Crude oil fell off its recent highs on Tuesday, with West Texas Intermediate, the U.S. benchmark, down more than 2.5 percent to about $73.15. But even those prices have not been seen since 2018, and they are far above the prices from early in the pandemic, when the price of a barrel hovered around $40.

As travel ground to a halt early last year, Russia, which is part of the group of allied oil producers known as OPEC Plus, refused to cut production, sparking a price war with Saudi Arabia, the de facto leader of OPEC, that helped drive prices to rock-bottom. Oil-producing nations finally agreed to cuts and have been operating mostly in lock-step for months, raising output slowly to keep prices high.

But the conciliatory nature of the agreement seems to have stalled, with OPEC Plus failing for days to come to a decision on production, and oil prices have fluctuated as traders await a result.

Gas prices have also been volatile as the economy has reopened. With a jump in travel already adding upward pressure, a cyberattack in May on a gas pipeline that provides nearly half of the East Coast’s fuel supplies led to panic buying, shortages in some areas and a temporary spike in prices.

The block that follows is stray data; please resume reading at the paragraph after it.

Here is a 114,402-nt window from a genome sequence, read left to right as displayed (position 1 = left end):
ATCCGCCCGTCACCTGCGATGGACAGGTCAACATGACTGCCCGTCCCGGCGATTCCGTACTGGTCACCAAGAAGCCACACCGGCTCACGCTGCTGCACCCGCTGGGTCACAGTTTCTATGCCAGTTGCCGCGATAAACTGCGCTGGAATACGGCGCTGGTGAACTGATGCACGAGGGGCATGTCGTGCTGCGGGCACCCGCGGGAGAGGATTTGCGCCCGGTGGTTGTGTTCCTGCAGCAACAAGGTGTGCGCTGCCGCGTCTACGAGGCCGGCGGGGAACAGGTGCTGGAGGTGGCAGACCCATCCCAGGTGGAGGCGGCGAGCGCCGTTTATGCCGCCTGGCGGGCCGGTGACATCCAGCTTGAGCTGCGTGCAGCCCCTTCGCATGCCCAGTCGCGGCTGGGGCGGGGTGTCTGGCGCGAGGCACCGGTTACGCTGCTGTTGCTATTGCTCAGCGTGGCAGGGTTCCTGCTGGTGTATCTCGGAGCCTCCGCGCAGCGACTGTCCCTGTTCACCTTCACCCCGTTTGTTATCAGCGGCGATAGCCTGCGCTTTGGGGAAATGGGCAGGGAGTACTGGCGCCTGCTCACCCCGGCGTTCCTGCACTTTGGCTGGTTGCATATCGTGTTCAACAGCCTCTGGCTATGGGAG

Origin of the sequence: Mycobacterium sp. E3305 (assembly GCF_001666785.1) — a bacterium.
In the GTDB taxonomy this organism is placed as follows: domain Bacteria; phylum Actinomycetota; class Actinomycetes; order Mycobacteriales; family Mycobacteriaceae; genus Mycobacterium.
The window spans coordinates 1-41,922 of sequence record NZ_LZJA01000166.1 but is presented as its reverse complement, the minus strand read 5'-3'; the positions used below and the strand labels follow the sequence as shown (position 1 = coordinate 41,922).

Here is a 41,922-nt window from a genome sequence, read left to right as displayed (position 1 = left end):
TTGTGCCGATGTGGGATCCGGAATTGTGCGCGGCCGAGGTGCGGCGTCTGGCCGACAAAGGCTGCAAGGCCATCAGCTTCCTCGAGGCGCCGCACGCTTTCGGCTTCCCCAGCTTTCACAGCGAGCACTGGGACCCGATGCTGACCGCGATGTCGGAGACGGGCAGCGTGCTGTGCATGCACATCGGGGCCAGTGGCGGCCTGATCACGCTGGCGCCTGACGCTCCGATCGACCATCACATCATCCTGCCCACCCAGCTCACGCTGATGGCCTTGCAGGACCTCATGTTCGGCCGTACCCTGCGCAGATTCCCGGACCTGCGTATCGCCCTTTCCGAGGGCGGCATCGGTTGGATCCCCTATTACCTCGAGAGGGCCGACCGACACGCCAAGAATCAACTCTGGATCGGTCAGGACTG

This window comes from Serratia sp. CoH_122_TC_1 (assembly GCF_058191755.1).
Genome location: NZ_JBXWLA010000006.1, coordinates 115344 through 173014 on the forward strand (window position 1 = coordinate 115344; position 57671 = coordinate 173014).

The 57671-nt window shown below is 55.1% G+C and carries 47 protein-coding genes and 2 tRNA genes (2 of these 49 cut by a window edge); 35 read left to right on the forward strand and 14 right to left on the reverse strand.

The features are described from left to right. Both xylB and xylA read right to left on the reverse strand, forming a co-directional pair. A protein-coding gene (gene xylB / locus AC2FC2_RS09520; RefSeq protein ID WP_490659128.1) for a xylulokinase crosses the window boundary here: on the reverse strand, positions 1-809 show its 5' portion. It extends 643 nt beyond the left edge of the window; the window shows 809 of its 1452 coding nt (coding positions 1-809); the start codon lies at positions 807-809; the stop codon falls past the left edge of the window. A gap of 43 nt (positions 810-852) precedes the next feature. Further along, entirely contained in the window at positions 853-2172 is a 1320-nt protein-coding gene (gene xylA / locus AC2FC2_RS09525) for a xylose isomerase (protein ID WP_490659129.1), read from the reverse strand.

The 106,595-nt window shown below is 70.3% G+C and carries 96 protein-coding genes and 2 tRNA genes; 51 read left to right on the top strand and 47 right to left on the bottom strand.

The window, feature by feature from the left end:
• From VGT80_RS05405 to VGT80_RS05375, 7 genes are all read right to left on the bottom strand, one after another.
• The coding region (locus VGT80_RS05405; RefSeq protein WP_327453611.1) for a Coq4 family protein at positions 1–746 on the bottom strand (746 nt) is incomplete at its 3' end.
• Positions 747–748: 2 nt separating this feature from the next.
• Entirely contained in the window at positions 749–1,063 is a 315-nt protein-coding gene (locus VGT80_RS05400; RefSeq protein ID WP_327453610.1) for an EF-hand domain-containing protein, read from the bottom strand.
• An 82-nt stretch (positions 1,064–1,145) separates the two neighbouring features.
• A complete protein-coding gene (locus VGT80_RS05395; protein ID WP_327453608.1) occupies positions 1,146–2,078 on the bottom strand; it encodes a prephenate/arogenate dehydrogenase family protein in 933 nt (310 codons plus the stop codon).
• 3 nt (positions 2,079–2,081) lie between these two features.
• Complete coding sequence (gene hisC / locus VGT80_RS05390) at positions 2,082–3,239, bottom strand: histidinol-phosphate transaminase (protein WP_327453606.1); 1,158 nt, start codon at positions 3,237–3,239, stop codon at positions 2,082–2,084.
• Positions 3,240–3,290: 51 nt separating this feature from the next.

Americans are also keeping a close eye on Tropical Storm Elsa, which is headed for the Gulf of Mexico and parts of Florida. The storm is unlikely to cause disruptions to Gulf Coast crude and gasoline productions as winds recede, according to AAA.

Oil tanks at a Saudi Aramco facility in Abqaiq, Saudi Arabia. The country, a member of OPEC Plus, has resisted oil production demands from the United Arab Emirates.Credit…Maxim Shemetov/Reuters

Oil prices touched their highest levels in years on Tuesday, a day after OPEC, Russia and their allies failed yet again reach agreement on production increases. A teleconference planned for Monday never started, following meetings on Thursday and Friday that did not reach a deal.